WIKIMEDIA, LEXICON GENETICS INCORPORATED
Obesity ups the risk for developing a number of cancers in people, but whether losing weight can reverse those odds isn’t totally clear. At the American Association for Cancer Research (AACR) annual meeting held in Philadelphia this week (April 20), Stephen Hursting of the University of North Carolina, Chapel Hill, presented evidence suggesting that, at least in mice, weight loss doesn’t necessarily help.
Hursting’s team induced cancer in the mammary tissue of three groups of mice: obese, formerly obese, and normal weight. “We were curious if there would be any residual impact of having been obese and there was, unfortunately,” Hursting told The Scientist. Despite having lost weight, the previously obese mice had tumors that progressed more aggressively than the control mice—at about the same rate as those in obese mice.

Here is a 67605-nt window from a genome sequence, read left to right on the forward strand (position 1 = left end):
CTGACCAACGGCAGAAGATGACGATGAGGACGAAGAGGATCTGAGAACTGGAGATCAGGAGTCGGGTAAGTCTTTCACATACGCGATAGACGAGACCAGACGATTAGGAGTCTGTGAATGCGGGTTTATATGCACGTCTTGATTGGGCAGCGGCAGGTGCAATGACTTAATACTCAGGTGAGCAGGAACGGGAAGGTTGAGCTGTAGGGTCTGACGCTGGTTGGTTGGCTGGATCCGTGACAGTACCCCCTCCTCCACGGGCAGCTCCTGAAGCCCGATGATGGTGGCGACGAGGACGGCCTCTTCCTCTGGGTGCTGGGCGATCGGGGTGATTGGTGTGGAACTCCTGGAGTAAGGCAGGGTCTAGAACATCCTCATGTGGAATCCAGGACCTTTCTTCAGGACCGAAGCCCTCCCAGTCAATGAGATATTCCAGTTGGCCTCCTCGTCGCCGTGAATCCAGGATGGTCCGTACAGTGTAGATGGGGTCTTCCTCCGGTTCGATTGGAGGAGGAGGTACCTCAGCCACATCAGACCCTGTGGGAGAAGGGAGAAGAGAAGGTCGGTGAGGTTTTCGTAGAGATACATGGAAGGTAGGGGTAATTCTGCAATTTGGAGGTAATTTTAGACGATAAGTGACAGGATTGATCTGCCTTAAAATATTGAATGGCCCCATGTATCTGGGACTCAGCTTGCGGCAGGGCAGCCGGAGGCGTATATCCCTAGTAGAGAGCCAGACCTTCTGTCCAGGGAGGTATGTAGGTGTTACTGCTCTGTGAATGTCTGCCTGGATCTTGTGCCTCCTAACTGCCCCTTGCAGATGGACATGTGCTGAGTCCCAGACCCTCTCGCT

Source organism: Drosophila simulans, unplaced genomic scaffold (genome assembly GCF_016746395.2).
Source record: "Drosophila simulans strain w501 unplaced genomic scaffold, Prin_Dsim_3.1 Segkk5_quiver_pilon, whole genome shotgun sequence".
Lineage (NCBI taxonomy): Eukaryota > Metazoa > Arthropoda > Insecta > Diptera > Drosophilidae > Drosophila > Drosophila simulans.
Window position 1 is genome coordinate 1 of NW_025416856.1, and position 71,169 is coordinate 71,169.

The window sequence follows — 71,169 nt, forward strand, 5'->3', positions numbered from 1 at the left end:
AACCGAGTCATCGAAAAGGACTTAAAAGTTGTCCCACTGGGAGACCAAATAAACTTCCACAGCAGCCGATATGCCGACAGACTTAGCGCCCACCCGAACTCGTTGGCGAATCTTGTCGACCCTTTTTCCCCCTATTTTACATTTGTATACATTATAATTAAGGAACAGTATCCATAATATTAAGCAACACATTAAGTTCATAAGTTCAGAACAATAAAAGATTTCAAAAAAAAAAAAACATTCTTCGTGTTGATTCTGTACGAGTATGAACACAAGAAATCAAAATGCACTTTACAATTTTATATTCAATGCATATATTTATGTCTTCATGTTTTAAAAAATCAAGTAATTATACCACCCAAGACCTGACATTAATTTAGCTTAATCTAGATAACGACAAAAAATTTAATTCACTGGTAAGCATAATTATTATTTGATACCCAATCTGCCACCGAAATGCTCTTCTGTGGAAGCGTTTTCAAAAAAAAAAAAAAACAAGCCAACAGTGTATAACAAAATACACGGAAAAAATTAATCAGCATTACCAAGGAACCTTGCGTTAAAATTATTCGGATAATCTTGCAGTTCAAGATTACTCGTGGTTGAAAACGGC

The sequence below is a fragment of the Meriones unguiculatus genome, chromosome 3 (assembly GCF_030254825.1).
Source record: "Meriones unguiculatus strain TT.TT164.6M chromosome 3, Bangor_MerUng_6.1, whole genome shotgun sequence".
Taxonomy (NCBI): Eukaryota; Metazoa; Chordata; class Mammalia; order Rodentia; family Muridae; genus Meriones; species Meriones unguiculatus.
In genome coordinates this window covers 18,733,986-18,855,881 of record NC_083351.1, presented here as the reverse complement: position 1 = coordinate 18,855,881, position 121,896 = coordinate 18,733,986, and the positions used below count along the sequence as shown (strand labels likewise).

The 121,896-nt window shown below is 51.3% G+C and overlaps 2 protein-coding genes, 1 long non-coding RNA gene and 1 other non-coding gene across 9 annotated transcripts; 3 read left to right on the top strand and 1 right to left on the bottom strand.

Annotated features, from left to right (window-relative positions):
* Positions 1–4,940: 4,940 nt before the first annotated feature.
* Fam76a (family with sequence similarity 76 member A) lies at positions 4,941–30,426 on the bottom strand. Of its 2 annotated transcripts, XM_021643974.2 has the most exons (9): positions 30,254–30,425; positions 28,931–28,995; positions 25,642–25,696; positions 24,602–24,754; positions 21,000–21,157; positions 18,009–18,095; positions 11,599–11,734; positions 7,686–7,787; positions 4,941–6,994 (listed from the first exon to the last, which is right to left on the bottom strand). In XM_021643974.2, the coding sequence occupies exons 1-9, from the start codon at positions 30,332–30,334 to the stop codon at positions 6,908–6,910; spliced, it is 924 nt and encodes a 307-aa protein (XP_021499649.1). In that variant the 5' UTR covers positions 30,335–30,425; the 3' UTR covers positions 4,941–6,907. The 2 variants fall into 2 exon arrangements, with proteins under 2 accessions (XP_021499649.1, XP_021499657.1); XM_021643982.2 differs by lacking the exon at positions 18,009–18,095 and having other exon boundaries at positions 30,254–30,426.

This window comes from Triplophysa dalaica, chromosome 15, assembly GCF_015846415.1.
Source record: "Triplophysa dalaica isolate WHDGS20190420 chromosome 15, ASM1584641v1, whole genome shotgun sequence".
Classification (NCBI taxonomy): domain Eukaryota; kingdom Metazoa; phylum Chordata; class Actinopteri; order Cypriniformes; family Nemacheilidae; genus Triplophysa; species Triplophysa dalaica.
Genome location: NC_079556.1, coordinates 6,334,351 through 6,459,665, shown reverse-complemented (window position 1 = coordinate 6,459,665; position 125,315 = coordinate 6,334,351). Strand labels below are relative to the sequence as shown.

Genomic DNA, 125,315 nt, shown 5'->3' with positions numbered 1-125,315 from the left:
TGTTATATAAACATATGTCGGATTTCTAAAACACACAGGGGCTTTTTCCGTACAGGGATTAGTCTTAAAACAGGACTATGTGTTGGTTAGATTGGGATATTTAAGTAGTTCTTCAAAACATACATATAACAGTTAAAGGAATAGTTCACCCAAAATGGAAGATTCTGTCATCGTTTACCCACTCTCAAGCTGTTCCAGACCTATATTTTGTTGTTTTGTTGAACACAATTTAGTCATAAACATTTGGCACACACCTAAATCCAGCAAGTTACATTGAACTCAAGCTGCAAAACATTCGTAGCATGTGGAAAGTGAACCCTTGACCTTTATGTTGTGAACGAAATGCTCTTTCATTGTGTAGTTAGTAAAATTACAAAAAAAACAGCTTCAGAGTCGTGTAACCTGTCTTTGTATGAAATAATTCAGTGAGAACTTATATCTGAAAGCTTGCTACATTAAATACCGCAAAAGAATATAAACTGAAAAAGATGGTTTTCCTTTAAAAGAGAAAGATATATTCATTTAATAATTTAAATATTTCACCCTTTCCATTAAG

The researchers then looked at mammary tissue before the tumors began. Again, it turned out that the formerly obese mice resembled obese mice, this time in methylation profiles. The obese mice showed hypermethylation of a number of genes. “We saw clear differences in a number of inflammatory regulators particularly,” Hursting said. “Most of this retention of memory of obesity seems to be in the inflammatory domain.”
If these findings translate to humans, it could mean that cancer patients might benefit from interventions to counteract cells’ memory of obesity. Hursting said he’s working with colleagues to analyze human tissue samples to see whether similar patterns exist among formerly obese women who have lost weight and do not have cancer.